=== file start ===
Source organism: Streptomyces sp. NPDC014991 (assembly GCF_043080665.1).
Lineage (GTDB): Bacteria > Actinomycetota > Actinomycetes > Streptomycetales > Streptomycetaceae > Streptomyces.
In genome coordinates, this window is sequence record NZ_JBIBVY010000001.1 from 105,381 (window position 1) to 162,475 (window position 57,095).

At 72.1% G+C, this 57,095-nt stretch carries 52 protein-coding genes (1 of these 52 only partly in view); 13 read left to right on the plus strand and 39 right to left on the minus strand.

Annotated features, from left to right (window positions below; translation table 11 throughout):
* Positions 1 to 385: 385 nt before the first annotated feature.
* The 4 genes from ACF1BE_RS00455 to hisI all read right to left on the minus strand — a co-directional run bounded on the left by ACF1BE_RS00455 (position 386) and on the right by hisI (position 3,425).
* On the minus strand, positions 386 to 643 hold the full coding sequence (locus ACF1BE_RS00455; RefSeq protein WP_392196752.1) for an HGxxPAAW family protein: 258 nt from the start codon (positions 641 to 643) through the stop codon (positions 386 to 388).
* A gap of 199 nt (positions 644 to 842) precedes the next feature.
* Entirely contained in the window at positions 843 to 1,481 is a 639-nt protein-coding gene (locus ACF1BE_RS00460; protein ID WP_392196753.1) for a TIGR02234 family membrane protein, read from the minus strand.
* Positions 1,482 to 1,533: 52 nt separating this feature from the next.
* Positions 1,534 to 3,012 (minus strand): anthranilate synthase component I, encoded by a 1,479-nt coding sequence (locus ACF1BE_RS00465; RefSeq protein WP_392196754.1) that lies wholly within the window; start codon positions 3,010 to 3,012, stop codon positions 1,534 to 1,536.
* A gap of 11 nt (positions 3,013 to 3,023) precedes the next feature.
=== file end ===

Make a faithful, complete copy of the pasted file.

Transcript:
Source organism: Streptomyces sp. NPDC014991 (assembly GCF_043080665.1).
Lineage (GTDB): Bacteria > Actinomycetota > Actinomycetes > Streptomycetales > Streptomycetaceae > Streptomyces.
In genome coordinates, this window is sequence record NZ_JBIBVY010000001.1 from 105,381 (window position 1) to 162,475 (window position 57,095).

At 72.1% G+C, this 57,095-nt stretch carries 52 protein-coding genes (1 of these 52 only partly in view); 13 read left to right on the plus strand and 39 right to left on the minus strand.

Annotated features, from left to right (window positions below; translation table 11 throughout):
* Positions 1 to 385: 385 nt before the first annotated feature.
* The 4 genes from ACF1BE_RS00455 to hisI all read right to left on the minus strand — a co-directional run bounded on the left by ACF1BE_RS00455 (position 386) and on the right by hisI (position 3,425).
* On the minus strand, positions 386 to 643 hold the full coding sequence (locus ACF1BE_RS00455; RefSeq protein WP_392196752.1) for an HGxxPAAW family protein: 258 nt from the start codon (positions 641 to 643) through the stop codon (positions 386 to 388).
* A gap of 199 nt (positions 644 to 842) precedes the next feature.
* Entirely contained in the window at positions 843 to 1,481 is a 639-nt protein-coding gene (locus ACF1BE_RS00460; protein ID WP_392196753.1) for a TIGR02234 family membrane protein, read from the minus strand.
* Positions 1,482 to 1,533: 52 nt separating this feature from the next.
* Positions 1,534 to 3,012 (minus strand): anthranilate synthase component I, encoded by a 1,479-nt coding sequence (locus ACF1BE_RS00465; RefSeq protein WP_392196754.1) that lies wholly within the window; start codon positions 3,010 to 3,012, stop codon positions 1,534 to 1,536.
* A gap of 11 nt (positions 3,013 to 3,023) precedes the next feature.